To get the legs to aim straight upward and form the right undercarriage for the building of the roof and walls, I added cross members in both directions. For the front to back ones, I used birch that I’d felled and peeled right there on the property. Those same birches (there were two) had large, single fork branching structures near their upper ends, and I had saved them, thinking I’d find a way to use them. The woodshed ended up being the place.
The thick, live-edge, damaged cottonwood slabs I had stored up there made excellent floor pieces. In a woodshed where you are drying your wood, it’s important to leave gaps in all the walls and floor so that air can circulate. The live-edge pieces were ideal, because I could leave those jagged edges on there and enjoy their appearance in addition to solving the air circulation problem. Where needed, I cut notches into the slabs to accommodate the structural members. You can see in the floor layout that I used different pieces in the front and back. This is because the slabs were uneven and in some cases too short. Since there was a planned wall between the front and back, they didn’t need to match.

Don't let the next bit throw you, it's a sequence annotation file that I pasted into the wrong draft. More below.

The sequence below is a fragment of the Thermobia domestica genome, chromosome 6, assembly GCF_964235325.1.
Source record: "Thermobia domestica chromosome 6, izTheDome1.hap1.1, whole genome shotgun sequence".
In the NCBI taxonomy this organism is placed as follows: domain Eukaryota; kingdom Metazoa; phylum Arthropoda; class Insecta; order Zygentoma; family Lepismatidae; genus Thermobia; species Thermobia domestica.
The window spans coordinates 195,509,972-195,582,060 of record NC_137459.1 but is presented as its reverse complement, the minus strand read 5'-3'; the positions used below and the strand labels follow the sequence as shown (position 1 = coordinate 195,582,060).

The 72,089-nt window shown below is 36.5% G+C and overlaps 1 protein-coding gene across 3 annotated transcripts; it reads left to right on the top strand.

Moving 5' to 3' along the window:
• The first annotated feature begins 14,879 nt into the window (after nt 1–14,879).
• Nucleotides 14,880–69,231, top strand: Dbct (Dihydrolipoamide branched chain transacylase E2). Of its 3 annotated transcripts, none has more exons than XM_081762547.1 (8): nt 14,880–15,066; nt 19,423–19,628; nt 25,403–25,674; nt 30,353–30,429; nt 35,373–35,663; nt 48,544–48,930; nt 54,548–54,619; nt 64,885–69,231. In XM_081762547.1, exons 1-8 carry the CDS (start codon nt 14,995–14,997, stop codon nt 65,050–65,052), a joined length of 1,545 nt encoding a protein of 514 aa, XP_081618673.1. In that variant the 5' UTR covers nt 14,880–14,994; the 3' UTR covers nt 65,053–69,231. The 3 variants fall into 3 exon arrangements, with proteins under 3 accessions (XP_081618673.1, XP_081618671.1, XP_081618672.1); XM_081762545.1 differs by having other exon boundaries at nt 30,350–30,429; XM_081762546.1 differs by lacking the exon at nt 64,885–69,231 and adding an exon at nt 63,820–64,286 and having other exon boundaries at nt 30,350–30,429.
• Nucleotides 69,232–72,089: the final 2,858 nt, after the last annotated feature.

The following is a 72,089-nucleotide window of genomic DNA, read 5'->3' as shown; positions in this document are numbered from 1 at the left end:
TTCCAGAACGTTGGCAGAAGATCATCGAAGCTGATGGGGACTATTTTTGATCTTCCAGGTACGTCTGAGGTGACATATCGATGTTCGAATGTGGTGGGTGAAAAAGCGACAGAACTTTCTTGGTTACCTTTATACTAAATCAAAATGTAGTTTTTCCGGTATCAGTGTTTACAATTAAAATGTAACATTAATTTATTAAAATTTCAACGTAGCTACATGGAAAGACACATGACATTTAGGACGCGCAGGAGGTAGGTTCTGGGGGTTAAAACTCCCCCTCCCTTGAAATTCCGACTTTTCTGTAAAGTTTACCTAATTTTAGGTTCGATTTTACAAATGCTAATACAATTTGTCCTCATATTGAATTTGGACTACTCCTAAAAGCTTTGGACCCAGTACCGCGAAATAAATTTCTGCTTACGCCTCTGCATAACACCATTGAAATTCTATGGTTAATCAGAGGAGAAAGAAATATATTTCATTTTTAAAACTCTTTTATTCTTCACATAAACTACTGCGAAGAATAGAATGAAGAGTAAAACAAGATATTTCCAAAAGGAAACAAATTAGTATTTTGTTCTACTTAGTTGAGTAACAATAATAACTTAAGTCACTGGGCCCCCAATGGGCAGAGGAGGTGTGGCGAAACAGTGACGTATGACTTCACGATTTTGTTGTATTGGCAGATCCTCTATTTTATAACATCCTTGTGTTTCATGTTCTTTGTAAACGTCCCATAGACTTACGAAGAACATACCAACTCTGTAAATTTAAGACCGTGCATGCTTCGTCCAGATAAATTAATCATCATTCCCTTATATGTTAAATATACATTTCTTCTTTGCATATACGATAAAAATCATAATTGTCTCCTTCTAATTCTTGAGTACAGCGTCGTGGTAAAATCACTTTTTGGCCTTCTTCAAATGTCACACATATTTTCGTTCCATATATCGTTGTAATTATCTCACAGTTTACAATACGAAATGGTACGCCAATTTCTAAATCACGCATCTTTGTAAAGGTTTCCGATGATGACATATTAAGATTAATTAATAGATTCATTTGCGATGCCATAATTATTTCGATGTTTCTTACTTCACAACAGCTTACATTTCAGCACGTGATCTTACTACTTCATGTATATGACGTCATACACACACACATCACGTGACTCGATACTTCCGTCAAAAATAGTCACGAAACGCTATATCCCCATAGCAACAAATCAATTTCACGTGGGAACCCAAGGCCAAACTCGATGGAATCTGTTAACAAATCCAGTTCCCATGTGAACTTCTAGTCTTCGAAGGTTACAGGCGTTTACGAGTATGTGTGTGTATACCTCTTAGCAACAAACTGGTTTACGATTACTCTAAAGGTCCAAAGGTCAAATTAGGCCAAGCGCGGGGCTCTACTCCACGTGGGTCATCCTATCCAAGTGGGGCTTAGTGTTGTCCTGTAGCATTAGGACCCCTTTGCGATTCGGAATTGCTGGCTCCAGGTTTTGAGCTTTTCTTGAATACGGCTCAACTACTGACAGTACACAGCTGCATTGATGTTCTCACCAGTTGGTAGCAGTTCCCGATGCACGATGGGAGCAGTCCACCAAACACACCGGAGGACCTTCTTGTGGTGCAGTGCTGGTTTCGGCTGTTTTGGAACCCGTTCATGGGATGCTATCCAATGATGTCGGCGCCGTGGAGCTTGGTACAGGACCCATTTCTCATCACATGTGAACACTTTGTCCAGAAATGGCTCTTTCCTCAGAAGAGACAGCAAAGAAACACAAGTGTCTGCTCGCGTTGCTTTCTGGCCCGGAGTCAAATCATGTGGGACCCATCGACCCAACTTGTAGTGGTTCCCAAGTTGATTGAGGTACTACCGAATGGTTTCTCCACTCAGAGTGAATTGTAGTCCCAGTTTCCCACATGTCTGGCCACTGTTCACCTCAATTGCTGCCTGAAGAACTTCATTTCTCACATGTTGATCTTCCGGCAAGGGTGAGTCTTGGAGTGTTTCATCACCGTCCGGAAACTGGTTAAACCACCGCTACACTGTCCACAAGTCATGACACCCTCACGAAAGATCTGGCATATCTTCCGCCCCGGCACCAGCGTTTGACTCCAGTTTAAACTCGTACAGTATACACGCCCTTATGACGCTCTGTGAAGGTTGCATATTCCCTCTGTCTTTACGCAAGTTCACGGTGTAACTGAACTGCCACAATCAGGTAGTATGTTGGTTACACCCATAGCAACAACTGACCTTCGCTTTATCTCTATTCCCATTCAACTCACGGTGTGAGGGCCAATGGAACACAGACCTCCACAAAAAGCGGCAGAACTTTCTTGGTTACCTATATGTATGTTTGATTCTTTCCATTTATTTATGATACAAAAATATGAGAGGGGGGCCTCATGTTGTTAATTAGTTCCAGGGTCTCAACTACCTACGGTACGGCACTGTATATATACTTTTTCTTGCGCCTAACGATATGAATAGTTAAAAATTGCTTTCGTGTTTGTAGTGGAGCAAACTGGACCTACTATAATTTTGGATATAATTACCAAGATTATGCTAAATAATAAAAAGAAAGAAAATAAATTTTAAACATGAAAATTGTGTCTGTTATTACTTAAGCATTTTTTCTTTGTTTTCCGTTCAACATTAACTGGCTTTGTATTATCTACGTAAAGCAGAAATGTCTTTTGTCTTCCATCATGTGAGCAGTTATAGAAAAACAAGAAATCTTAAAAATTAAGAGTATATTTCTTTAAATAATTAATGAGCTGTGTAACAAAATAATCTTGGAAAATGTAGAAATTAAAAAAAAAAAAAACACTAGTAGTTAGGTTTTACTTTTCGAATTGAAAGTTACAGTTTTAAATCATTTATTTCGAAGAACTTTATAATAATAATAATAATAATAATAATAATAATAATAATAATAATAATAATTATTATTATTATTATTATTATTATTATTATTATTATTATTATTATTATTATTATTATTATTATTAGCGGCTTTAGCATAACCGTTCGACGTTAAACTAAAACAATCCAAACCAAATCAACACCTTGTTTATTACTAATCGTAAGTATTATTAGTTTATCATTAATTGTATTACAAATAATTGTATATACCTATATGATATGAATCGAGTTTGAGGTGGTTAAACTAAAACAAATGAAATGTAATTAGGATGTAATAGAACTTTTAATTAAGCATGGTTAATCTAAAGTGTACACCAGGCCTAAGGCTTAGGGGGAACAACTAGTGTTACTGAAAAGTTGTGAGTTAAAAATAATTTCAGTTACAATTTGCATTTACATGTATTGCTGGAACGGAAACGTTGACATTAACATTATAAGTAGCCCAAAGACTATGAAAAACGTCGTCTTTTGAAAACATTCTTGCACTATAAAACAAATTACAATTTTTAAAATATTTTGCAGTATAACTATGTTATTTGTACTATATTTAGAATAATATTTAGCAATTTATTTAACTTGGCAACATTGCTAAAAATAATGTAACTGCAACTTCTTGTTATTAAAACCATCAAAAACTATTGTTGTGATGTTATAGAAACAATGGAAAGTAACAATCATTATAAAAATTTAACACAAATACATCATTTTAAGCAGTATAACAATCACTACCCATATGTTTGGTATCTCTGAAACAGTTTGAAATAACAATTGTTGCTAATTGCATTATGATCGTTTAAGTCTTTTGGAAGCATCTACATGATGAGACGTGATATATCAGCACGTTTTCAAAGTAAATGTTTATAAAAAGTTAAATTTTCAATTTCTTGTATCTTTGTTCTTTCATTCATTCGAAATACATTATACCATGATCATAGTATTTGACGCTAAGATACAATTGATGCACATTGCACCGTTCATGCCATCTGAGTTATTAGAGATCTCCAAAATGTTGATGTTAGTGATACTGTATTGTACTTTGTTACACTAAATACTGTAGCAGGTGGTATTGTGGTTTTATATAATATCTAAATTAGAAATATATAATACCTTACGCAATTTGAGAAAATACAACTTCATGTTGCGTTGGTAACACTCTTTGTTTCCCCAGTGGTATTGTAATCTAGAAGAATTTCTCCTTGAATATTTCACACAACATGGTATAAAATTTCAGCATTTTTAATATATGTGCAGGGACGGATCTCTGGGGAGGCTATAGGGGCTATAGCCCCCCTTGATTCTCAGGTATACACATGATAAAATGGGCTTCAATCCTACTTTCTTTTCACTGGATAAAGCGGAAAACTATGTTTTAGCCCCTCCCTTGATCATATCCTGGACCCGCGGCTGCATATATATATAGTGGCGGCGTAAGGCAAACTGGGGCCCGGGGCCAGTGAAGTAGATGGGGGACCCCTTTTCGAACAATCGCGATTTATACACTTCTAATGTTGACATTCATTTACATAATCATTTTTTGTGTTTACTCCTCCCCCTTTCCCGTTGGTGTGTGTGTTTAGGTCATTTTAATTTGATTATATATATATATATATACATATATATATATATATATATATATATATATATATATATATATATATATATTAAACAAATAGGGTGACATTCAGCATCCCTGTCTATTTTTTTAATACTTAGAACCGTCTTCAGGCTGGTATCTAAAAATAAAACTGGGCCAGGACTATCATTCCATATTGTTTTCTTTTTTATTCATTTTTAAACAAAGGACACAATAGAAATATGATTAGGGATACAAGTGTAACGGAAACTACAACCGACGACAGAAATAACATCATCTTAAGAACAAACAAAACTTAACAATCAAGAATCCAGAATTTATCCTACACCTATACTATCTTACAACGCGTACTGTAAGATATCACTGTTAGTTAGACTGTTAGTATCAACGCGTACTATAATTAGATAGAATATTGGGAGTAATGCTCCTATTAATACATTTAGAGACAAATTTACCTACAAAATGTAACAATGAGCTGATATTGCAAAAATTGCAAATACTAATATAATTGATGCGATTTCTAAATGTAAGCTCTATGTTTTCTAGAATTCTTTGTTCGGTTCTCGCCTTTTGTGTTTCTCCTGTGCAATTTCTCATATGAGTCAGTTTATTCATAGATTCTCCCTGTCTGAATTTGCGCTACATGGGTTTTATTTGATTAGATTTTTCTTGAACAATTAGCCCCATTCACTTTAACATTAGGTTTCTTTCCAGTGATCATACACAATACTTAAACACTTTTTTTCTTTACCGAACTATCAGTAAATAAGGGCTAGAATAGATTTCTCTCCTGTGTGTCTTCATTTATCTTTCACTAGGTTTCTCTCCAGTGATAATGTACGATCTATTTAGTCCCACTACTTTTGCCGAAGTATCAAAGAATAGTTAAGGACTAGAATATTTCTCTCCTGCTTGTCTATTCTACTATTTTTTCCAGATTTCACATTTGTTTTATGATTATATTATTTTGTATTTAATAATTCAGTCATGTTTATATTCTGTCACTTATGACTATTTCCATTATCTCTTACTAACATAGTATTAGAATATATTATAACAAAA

Additional skeleton pieces went up, including a set of rafters. The roof decking is the same ¾” larch that I’d sourced and used for the bench backs and the outhouse roof. The roof cladding is tar paper and red galvanized steel panels left over from the outhouse build. The panels came from a fellow in the area of the property who buys remnants of the rolls that the steel panels in hardware stores are cut from, that would otherwise be discarded. I love it when being resourceful goes along with being green.
The forked birch branches made beautiful decorations on the outside walls. They and the cottonwood slabs were one step away from being firewood, but now, they are a part of something that will be appreciated for years to come.
After a coat of stain to match the other out-buildings, the woodshed was looking great. And none too soon either. Winter was coming on and it was bitter cold up there toward the end. My helper and I had to work in snow, one day. We kept the fire pit raging for that one. Toasted homemade cinnamon rolls over the fire, and made our way home after a long day of hard work. A hot shower and a night’s rest is a highlight after a day at Salamander City.
The next year I sourced some free firewood from local folks who just wanted excess logs removed from their property. After a few months stacked in the shed, I pulled the bucked logs and split them with a maul, then stacked again. Who needs the gym when you can be super manly and split wood for exercise?